Bocas del Toro – Panama’s Jewel of the Caribbean

Bocas del Toro Waterfront

Bocas del Toro Waterfront

These palms at the Botanical Garden in Bocas were imported from Madagascar.

These palms at the Botanical Garden in Bocas were imported from Madagascar.

We are climbing off the water taxi in Bocas Town and walking the three blocks to our hotel when my friend, Bill remarks, “This place reminds me of New Orleans, Jamaica, and Key West and all rolled into one.” The comparison is appropriate. The town of Bocas is eight blocks of hotels, shops, hostels, and restaurants. Bocas is the focal point of an island tourism haven, part of an extensive tropical archipelago not far from the Costa Rican border. My first experience with Bocas was shared in Panama from the Caribbean Side. We are about to discover a couple of gems we overlooked on our first visit.

We are fortunate to be guests at the historic Gran Bahía Hotel where the owner, Tito Thomas, sits with us to discuss lesser-known attractions. No one knows more about Bocas del Toro than Tito. He was born and raised in Bocas, raised his family here, and still lives and works in Bocas as a hotel owner and as unofficial ambassador to the place he loves.

Tito drives us in the hotel van to our first stop, the Botanical Garden just a mile outside of town, Finca Los Monos. Because we are with Tito, owner-operator Lin Gillingham opens her gate and gives us a quick introductory tour. To say we are impressed with the beauty and diversity of the place is an understatement. Lin has created a haven for tours, weddings and receptions, retreats, and exploration and discovery.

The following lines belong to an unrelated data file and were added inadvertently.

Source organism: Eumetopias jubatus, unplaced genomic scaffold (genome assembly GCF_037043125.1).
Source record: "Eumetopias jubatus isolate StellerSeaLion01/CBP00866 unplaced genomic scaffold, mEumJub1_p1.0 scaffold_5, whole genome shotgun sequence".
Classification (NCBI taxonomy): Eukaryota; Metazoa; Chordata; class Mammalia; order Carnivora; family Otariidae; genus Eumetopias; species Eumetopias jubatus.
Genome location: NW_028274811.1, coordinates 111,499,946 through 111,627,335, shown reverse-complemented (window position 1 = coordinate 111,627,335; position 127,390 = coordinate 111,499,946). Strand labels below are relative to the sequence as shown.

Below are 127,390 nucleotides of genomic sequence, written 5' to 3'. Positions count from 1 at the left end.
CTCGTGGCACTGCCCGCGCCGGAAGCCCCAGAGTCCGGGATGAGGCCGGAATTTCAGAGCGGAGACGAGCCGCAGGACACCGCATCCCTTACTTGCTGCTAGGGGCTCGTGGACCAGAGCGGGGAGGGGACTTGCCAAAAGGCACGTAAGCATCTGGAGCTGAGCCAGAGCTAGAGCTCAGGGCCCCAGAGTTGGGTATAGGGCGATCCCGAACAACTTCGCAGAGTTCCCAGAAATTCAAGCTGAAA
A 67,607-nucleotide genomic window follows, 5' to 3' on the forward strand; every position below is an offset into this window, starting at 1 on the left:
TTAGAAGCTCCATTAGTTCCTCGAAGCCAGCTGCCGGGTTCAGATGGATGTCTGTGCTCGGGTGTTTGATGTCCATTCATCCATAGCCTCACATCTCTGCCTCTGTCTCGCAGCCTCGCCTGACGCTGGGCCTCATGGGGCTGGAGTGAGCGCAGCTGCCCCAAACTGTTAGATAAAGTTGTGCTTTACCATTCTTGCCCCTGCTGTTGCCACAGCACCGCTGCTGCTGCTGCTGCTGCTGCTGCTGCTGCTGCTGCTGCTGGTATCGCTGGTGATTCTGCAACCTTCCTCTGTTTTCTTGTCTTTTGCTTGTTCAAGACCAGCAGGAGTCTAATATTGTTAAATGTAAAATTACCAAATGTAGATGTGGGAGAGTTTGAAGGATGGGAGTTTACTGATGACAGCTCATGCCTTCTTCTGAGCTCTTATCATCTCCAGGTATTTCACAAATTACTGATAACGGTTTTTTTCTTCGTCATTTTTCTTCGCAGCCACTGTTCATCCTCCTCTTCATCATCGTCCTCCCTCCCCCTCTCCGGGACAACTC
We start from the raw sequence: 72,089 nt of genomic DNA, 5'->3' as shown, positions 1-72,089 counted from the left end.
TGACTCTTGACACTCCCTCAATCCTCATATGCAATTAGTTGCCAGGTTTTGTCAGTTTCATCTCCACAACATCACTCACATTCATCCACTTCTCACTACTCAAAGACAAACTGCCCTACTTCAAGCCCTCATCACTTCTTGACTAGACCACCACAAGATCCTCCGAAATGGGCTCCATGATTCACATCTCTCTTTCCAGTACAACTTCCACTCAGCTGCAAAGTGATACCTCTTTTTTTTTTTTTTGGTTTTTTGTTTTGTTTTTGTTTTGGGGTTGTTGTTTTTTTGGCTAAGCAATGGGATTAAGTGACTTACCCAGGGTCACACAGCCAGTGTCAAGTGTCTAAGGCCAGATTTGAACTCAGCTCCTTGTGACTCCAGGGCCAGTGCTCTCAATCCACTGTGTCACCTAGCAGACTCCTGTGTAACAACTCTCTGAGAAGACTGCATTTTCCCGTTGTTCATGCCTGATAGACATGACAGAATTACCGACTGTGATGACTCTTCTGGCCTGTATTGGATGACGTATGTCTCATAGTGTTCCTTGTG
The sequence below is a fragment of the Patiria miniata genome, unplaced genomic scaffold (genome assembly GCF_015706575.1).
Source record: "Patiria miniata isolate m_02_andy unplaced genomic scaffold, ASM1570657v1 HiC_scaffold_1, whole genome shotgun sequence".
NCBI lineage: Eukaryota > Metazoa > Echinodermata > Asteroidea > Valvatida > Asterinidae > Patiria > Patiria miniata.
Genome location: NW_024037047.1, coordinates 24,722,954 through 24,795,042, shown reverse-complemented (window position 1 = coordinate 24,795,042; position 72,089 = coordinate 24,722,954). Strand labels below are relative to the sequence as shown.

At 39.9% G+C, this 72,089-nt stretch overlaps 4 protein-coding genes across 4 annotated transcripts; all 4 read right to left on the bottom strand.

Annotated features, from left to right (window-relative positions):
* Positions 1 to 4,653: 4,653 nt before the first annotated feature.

Our friends Bill and Priscilla at Playa Bluff

Our friends Bill and Priscilla at Playa Bluff

Tito then takes us to Playa Bluff, a popular surfer hangout just a few miles from town. It is easy to find comfort and solitude as this beach stretches for over five miles up the coast. The golden sand and clear, warm water make this a relaxing picnic and sunbathing spot.

The following day we decide to divide and conquer. While the wives are heading back to fully explore the Botanical Garden, Bill and I hire a water taxi ($20/person round trip) to take us to La Loma Jungle Lodge and cacao plantation at Bahía Honda on neighboring Isla Bastimentos. Owners Margaret Ann and Henry Escudero welcome us even though we are unexpected, thanks again to the referral from Tito. Their 50 acre eco-lodge retreat puts visitors in the midst of nature with birds, butterflies, monkeys and lush forest literally at arm’s length. Among the adventure of nearby attractions is the fully operational cacao plantation. Henry invites us to join his guests on an interpretive tour of their estate with his extensive naturalist knowledge. Everyone gets the opportunity to help prepare and sample fresh chocolate after the tour.

Cacao pods harvestedPhoto credit: Henry Escudero, www.thejunglelogde.com

Cacao pods harvested
Photo credit: Kate Malone

In Bocas Town the backpacking traveler will find several inexpensive hostel and guest house lodging options. Adults and family groups will find a wide range of hotel accommodations. The town can be reached by driving the mainland route to Almirante and catching a water taxi, flying in from Panama City, or arriving by boat. English is more commonly spoken in Bocas than anywhere in Panama. Whether you wish to explore jungles, snorkel or scuba dive, go surfing or swimming, or just hang out, Bocas has something for everyone.

living in Panama